How I Got Here: Christina Caruso Evolves From Fashion to Bold Jewelry

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Most people spend their senior year of college dreaming of graduation and sending out résumés….

Most people spend their senior year of college dreaming of graduation and sending out résumés. Christina Caruso spent hers hanging out with costume designer Patricia Field, talking design and fashion.

“That first day we formally met at Pat’s apartment, I laid everything out I had made in school, and she offered me coffee and cigarettes. I don’t drink coffee or smoke cigarettes, but I did that day,” recalls Caruso, who was then in her last year at Parsons School of Design. “At that moment I knew something was going to happen. This was a special moment in my life. This was going to make me.”

Caruso had gotten to know Field—who became a household name styling Sex and the City—at clubs around New York City. For the HBO hit, Field would use Caruso’s knit clutch, other handmade bags, and some of her vintage jewelry on Sarah Jessica Parker as Carrie Bradshaw—and the rest, as they say, is history. Carrie even threw one of Caruso’s bags at Mr. Big. The legacy!

Christina Caruso earring
Christina Caruso says her oval earrings ($385) come from her love of organic shapes, and the Line Cuff ($325) reflects her appreciation of architecture. 

Caruso would go on to create jewelry for several brands, including major retailers like Banana Republic and designers such as Isaac Mizrahi. She worked various other jobs in the fashion and accessories industry over the years, and in 2021 reintroduced her namesake company, Christina Caruso, to jewelry shoppers.

Back in the early years, Caruso had worked day and night putting together her first collection of handbags, even though she knew little about starting a business. But start a business she did. Her work got picked up by Fred Siegel, Henri Bendel, and boutiques from New York to Los Angeles.

The kid born and raised in Staten Island had hit it big. Caruso says her creativity flowed from her father, who owned a well-known body shop in Brooklyn, and she credits her love of glamour to her artist mother, who always wore a full face of makeup and dressed to the nines while raising four children. Her mom wore crescent hoops, slinky snake chains, and chunky jewels galore—an icon in her daughter’s mind for her jewelry, Caruso says.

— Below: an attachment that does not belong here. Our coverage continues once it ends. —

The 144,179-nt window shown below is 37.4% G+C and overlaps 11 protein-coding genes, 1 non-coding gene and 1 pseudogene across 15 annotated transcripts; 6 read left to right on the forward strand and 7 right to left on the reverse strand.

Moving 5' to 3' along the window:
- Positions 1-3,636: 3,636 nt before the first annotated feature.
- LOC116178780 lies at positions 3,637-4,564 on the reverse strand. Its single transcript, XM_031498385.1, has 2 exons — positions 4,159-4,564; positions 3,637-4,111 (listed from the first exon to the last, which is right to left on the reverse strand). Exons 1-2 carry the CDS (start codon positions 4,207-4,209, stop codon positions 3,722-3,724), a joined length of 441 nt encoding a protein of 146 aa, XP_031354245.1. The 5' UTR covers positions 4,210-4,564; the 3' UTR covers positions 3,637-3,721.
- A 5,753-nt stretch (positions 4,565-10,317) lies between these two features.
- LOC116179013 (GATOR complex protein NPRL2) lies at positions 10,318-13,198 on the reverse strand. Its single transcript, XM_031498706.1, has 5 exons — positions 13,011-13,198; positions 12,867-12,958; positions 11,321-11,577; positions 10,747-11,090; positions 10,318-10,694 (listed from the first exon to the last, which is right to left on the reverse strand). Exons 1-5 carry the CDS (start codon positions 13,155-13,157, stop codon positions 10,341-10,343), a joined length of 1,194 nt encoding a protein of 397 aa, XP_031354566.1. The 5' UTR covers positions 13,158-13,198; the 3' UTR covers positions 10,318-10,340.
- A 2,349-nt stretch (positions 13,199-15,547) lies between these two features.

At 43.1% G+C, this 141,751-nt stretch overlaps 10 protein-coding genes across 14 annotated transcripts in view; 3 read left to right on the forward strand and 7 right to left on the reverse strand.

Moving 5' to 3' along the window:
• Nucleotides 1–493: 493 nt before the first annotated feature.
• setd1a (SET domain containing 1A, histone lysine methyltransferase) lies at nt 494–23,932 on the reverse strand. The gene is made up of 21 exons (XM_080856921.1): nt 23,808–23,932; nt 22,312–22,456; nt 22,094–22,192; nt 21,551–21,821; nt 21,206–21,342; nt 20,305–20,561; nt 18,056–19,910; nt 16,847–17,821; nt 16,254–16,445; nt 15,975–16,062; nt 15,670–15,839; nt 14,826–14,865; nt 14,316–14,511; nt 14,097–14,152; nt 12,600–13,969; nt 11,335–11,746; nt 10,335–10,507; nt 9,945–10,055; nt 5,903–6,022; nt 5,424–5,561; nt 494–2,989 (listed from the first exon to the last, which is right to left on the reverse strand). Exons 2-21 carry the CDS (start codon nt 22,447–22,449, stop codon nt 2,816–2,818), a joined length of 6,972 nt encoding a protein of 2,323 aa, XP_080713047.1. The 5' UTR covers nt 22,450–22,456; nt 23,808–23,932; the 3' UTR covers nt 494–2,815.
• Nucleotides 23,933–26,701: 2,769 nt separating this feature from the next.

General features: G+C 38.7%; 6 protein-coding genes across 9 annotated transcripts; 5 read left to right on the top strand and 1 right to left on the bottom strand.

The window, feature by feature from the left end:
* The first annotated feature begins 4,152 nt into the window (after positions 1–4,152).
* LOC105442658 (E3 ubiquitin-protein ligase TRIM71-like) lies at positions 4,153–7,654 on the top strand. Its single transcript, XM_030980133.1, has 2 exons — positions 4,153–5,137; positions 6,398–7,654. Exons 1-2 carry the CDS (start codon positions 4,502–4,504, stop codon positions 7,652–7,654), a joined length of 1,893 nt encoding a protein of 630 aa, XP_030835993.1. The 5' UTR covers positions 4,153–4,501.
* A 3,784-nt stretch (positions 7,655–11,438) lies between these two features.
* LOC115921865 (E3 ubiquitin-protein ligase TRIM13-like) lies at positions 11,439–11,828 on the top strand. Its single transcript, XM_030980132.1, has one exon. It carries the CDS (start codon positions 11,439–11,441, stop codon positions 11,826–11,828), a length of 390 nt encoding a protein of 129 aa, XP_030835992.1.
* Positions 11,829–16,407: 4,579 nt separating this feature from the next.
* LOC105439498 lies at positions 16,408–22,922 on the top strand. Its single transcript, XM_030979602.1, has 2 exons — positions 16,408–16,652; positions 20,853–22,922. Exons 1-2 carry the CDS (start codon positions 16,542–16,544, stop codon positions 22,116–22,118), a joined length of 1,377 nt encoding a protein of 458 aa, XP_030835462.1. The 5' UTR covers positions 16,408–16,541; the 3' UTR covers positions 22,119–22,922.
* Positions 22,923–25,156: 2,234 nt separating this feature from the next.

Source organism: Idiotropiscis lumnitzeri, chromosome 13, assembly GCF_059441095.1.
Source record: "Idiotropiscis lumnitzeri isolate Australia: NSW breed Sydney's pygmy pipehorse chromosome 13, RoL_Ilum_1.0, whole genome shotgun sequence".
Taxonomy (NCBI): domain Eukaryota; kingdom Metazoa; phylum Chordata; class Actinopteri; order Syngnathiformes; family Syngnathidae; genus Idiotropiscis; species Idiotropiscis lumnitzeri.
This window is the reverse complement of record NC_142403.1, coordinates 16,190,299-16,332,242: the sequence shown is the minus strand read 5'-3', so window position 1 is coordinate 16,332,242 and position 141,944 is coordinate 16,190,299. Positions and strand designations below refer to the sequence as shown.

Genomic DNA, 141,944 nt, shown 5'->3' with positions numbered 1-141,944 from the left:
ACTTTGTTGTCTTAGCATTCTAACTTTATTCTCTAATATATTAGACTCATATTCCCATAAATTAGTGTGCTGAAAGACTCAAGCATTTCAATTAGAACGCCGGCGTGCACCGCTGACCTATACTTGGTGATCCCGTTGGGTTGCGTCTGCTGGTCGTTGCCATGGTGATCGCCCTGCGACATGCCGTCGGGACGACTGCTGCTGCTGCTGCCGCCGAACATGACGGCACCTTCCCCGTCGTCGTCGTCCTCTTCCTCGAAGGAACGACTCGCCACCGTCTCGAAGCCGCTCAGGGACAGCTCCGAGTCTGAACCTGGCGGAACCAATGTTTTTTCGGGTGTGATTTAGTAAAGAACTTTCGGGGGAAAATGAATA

Caruso rode her handbag company’s tsunami of success happily for a few years—until she saw a knockoff of her knit bag at a trade show. “It was in 100 different colors and made in China. I knew I couldn’t compete with that.

“I decided I had to learn the business for real, and fast,” Caruso says. “I went to work in the [fashion] industry with a full-time job in manufacturing, but I freelanced on the side. I picked up a job here and there in PR and retail. I was a sponge for the whole industry.”

Christina Caruso ring
The signet ring ($2,500) can be customized with initials, and the Italian chain-link bracelet ($245) has a closure that allows for adjustable sizing. 

In 2005 Caruso went to work for a multi-brand accessory company, leading its fashion jewelry division. She learned about the design process from sketch to concept to store, and traveled to Asia for the first time.

Then she joined Isaac Mizrahi as design director in 2008, designing for his Liz Claiborne collab. “This was one of my favorite jobs,” Caruso says. “Isaac is such a creative talent. One day we would be designing jewelry inspired by cake and candy; the next day we were working on a collection inspired by rocks he found in Central Park.”

In 2011 she became the design director of jewelry at Gap-owned Banana Republic, during a statement necklace craze. Caruso worked on the famous collar necklace that Supreme Court Justice Ruth Bader Ginsburg wore, which was dubbed the Dissent Collar.

“It felt like I was a part of something—Gap and Banana Republic had a culture like a college campus,” Caruso says.

Christina Caruso logo
Designed as a bold image, Caruso’s logo is available on hoop earrings ($325) that still feel weightless, she says. 

Caruso started working for Xcel Brands in 2016, as the creative director for a luxury jewelry line. Part of her job was being a guest host for QVC, selling the jewelry live on television. Caruso loved being an on-air host, sharing the stories and inspirations behind the designs.

She slowed down when she became a mom in 2017. Caruso was doing fashion consulting when she decided it was time to put her name back on something she made from start to finish. In 2020, at her husband’s suggestion, she relaunched and rebranded her eponymous line, Christina Caruso, and its jewelry became available in the fall of 2021.

“I had the know-how. I had the resources. I knew who I wanted to work with in New York. I knew what the collection would look like,” Caruso says. “I wanted the collection to be glamour and luxury but offered at an attainable price point.”

Her work is sold direct to consumer on the brand’s website and by specialty retailers, including Curio at Faena Bazaar in Miami; Wyld Blue, in Montauk, N.Y., and Aspen, Colo.; and Couper online. She also has a collaboration with St. John Knits, which carries Chrisina Caruso pieces in its stores and online.

“It’s like a great red lipstick—it gives you confidence and makes you feel so different,” Caruso says of her jewelry. “I design for the bold, modern woman. She’s not afraid to make heads turn and be the most talked-about woman in the room.”

Top: Christina Caruso has been in the fashion industry for decades and launched her jewelry brand in 2020. (Photos courtesy of Christina Caruso)

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